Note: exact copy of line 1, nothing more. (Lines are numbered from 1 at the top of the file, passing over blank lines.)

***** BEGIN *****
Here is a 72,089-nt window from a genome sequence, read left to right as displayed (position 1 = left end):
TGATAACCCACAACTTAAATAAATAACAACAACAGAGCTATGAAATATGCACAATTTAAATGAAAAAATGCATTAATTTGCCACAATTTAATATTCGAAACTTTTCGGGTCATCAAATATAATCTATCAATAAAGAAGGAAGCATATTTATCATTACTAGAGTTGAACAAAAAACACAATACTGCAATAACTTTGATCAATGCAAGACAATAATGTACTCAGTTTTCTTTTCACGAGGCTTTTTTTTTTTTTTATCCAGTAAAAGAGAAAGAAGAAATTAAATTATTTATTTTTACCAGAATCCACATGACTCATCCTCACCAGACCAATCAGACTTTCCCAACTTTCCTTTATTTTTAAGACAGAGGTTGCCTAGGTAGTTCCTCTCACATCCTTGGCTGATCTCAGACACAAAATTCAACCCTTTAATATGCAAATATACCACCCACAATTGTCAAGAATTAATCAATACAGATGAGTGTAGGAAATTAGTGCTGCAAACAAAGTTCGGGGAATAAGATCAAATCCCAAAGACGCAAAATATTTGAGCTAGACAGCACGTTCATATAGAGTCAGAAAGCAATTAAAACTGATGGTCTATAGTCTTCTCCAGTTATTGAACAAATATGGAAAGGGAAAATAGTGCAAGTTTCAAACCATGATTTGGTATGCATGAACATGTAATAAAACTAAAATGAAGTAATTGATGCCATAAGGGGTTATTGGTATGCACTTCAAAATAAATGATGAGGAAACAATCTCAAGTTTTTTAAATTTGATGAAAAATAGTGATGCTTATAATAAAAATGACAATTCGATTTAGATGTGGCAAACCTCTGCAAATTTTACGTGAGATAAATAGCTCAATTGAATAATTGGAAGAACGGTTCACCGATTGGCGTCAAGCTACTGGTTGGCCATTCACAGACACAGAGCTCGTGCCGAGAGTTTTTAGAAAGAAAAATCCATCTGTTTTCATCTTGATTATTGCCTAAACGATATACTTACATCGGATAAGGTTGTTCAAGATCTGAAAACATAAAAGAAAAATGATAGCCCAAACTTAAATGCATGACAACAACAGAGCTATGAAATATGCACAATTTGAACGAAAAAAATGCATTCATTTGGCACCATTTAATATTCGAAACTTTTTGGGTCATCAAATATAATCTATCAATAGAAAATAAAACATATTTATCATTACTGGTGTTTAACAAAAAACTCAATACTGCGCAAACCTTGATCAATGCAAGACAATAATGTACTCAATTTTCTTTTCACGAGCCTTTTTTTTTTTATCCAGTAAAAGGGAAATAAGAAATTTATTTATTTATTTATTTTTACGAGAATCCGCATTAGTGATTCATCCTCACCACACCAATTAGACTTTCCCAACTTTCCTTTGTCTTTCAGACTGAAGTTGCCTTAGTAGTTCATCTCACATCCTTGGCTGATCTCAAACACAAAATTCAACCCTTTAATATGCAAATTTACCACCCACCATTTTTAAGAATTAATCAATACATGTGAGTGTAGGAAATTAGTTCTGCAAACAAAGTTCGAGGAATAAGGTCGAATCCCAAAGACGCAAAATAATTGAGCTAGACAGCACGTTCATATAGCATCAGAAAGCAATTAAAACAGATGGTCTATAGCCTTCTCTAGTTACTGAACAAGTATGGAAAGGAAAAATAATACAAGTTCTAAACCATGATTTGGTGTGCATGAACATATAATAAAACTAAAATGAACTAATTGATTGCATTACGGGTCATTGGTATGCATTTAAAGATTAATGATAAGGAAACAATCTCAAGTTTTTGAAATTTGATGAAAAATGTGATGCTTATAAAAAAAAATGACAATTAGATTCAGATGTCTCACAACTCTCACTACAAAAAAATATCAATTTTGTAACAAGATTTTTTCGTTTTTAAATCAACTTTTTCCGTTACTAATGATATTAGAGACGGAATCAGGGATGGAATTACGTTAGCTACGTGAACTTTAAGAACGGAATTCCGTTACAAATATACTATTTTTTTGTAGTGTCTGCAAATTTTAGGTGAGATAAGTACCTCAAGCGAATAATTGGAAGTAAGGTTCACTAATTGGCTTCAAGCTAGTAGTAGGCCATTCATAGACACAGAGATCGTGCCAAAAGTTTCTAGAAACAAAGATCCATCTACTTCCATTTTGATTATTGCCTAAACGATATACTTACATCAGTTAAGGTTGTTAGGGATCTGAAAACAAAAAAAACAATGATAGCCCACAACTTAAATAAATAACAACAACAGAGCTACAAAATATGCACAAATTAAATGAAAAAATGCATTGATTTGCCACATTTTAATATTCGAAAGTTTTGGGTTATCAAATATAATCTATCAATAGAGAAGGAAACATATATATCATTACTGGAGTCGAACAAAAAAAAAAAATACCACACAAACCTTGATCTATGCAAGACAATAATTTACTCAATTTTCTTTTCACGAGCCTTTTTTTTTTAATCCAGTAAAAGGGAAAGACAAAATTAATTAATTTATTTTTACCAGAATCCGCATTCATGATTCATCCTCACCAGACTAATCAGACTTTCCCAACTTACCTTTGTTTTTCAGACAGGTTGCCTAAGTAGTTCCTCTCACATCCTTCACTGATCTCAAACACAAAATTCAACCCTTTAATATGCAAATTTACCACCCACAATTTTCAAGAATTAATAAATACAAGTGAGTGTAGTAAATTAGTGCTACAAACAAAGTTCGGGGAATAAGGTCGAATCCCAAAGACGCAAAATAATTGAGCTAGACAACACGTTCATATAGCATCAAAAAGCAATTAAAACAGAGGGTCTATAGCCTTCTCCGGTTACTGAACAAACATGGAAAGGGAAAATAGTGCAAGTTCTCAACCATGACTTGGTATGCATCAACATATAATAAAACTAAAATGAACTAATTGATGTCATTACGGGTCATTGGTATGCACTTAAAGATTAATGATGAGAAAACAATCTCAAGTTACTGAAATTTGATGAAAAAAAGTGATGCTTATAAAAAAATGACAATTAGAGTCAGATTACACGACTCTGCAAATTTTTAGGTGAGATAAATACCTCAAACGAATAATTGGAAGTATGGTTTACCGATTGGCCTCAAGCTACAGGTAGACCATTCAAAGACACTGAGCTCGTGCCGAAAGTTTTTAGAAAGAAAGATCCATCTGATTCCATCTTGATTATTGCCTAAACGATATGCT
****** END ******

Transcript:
Here is a 72,089-nt window from a genome sequence, read left to right as displayed (position 1 = left end):